Tech brands could learn a lot from this sort of marketing, embracing the cross-industry trend of treating 50-plus consumers as a valid and valuable audience for technology products and marketing campaigns. With that in mind, here are a few valuable lessons tech brands should take away from this trend.
Age is not a valid segment: Broad-brush demographics like age and gender simply aren’t accurate enough for targeting in 2022 as they rely on stereotypes and assumptions over meaningful insights.
With more than 26 million people aged 50-plus in the UK alone, the idea that the over 50s represents a single group with singular interests is clearly ridiculous. If brands want to target customers that will pay for their products, they need to do so based on much more niche interest groups or, ideally, individual behaviours.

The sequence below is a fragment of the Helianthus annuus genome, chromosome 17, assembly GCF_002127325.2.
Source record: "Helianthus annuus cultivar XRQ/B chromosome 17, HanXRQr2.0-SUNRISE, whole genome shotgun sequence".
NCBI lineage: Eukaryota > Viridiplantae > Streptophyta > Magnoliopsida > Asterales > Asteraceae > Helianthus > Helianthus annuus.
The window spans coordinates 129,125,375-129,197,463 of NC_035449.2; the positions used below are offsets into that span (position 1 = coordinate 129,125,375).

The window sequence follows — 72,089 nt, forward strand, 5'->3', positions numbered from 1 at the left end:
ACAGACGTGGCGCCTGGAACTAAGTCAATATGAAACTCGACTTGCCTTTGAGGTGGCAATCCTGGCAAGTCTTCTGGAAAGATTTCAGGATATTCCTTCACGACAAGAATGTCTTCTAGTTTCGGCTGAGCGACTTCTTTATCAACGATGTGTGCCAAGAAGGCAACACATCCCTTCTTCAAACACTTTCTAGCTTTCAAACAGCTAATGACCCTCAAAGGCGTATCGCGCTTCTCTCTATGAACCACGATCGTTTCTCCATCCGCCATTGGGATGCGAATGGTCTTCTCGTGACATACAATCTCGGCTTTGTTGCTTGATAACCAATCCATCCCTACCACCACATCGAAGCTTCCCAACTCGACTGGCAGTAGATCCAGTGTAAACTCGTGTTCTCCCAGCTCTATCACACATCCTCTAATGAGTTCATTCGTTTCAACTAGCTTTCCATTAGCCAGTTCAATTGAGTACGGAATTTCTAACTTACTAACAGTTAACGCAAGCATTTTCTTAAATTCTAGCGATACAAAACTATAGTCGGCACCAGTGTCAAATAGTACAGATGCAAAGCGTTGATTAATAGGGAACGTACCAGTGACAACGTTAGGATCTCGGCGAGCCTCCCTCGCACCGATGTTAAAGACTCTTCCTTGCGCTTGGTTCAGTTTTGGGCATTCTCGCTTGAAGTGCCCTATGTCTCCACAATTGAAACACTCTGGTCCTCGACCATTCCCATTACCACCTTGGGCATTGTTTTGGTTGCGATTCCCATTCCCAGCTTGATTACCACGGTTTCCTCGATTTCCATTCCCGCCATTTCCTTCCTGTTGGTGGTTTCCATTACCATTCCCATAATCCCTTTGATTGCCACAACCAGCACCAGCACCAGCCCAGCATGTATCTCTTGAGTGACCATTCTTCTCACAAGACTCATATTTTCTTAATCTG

Don’t target, represent: While targeting ads directly at older audiences is rarely a successful segmentation strategy, it’s vital that the over 50s are represented in marketing. According to one study, 89% of older consumers feel that brands aren’t interested in them, while 74% say they are never represented in mainstream ads. Tech brands need to avoid patronising stereotypes and instead start to include those over 50 as an everyday part of their marketing, imagery, and ads.
Kill the cliches: The little tech marketing that does exist for older audiences is full to the brim with patronising terms and ‘cute’ clichés. Gamer grannies, silver surfers, the ‘grey pound’. In a Gransnet survey of older audiences, 55% said that they hate these terms, while 79% feel their age group is patronised by advertisers.
When promoting products and building campaigns, tech brands need to drop the clichés and focus on creating an accurate, down-to-earth portrayal of those over 50. This will not only open up new audiences but help brands build a stronger reputation for respecting and understanding their customers.